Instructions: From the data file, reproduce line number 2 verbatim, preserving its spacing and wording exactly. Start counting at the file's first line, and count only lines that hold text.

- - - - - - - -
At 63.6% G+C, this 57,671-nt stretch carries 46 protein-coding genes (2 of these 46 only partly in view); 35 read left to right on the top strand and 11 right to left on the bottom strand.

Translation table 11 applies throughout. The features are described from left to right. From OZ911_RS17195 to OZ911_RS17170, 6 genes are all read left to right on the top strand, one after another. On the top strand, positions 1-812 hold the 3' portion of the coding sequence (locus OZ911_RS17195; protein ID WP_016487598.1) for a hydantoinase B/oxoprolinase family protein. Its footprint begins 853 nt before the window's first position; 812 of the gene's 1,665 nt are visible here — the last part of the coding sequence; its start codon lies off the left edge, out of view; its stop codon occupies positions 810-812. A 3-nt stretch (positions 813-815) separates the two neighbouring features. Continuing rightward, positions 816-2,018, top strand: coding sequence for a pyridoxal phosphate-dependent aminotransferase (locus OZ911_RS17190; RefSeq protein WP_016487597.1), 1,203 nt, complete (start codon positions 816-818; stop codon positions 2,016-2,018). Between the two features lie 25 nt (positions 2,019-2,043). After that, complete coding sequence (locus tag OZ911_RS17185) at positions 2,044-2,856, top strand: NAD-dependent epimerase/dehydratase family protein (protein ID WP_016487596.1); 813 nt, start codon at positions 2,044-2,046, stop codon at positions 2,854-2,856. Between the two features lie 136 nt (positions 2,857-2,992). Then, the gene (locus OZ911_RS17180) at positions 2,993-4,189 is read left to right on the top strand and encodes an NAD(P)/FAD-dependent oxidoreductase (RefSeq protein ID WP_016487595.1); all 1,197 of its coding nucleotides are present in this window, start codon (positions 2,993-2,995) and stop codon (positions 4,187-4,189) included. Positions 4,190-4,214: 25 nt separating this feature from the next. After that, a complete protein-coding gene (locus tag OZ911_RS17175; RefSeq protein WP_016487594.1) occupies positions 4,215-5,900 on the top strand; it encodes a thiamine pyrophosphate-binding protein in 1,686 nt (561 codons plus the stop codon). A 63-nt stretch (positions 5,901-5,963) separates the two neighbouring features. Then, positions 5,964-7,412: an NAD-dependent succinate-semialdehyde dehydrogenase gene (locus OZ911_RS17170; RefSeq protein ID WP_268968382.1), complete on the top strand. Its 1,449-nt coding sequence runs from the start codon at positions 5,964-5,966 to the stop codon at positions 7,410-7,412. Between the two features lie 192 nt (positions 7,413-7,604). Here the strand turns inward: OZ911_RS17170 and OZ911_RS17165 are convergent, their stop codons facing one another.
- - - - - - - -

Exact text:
Translation table 11 applies throughout. The features are described from left to right. From OZ911_RS17195 to OZ911_RS17170, 6 genes are all read left to right on the top strand, one after another. On the top strand, positions 1-812 hold the 3' portion of the coding sequence (locus OZ911_RS17195; protein ID WP_016487598.1) for a hydantoinase B/oxoprolinase family protein. Its footprint begins 853 nt before the window's first position; 812 of the gene's 1,665 nt are visible here — the last part of the coding sequence; its start codon lies off the left edge, out of view; its stop codon occupies positions 810-812. A 3-nt stretch (positions 813-815) separates the two neighbouring features. Continuing rightward, positions 816-2,018, top strand: coding sequence for a pyridoxal phosphate-dependent aminotransferase (locus OZ911_RS17190; RefSeq protein WP_016487597.1), 1,203 nt, complete (start codon positions 816-818; stop codon positions 2,016-2,018). Between the two features lie 25 nt (positions 2,019-2,043). After that, complete coding sequence (locus tag OZ911_RS17185) at positions 2,044-2,856, top strand: NAD-dependent epimerase/dehydratase family protein (protein ID WP_016487596.1); 813 nt, start codon at positions 2,044-2,046, stop codon at positions 2,854-2,856. Between the two features lie 136 nt (positions 2,857-2,992). Then, the gene (locus OZ911_RS17180) at positions 2,993-4,189 is read left to right on the top strand and encodes an NAD(P)/FAD-dependent oxidoreductase (RefSeq protein ID WP_016487595.1); all 1,197 of its coding nucleotides are present in this window, start codon (positions 2,993-2,995) and stop codon (positions 4,187-4,189) included. Positions 4,190-4,214: 25 nt separating this feature from the next. After that, a complete protein-coding gene (locus tag OZ911_RS17175; RefSeq protein WP_016487594.1) occupies positions 4,215-5,900 on the top strand; it encodes a thiamine pyrophosphate-binding protein in 1,686 nt (561 codons plus the stop codon). A 63-nt stretch (positions 5,901-5,963) separates the two neighbouring features. Then, positions 5,964-7,412: an NAD-dependent succinate-semialdehyde dehydrogenase gene (locus OZ911_RS17170; RefSeq protein ID WP_268968382.1), complete on the top strand. Its 1,449-nt coding sequence runs from the start codon at positions 5,964-5,966 to the stop codon at positions 7,410-7,412. Between the two features lie 192 nt (positions 7,413-7,604). Here the strand turns inward: OZ911_RS17170 and OZ911_RS17165 are convergent, their stop codons facing one another.